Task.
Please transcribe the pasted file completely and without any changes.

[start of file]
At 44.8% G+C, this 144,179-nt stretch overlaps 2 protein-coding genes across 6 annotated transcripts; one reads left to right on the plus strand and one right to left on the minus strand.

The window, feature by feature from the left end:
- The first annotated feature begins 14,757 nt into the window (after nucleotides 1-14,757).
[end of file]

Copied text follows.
At 44.8% G+C, this 144,179-nt stretch overlaps 2 protein-coding genes across 6 annotated transcripts; one reads left to right on the plus strand and one right to left on the minus strand.

The window, feature by feature from the left end:
- The first annotated feature begins 14,757 nt into the window (after nucleotides 1-14,757).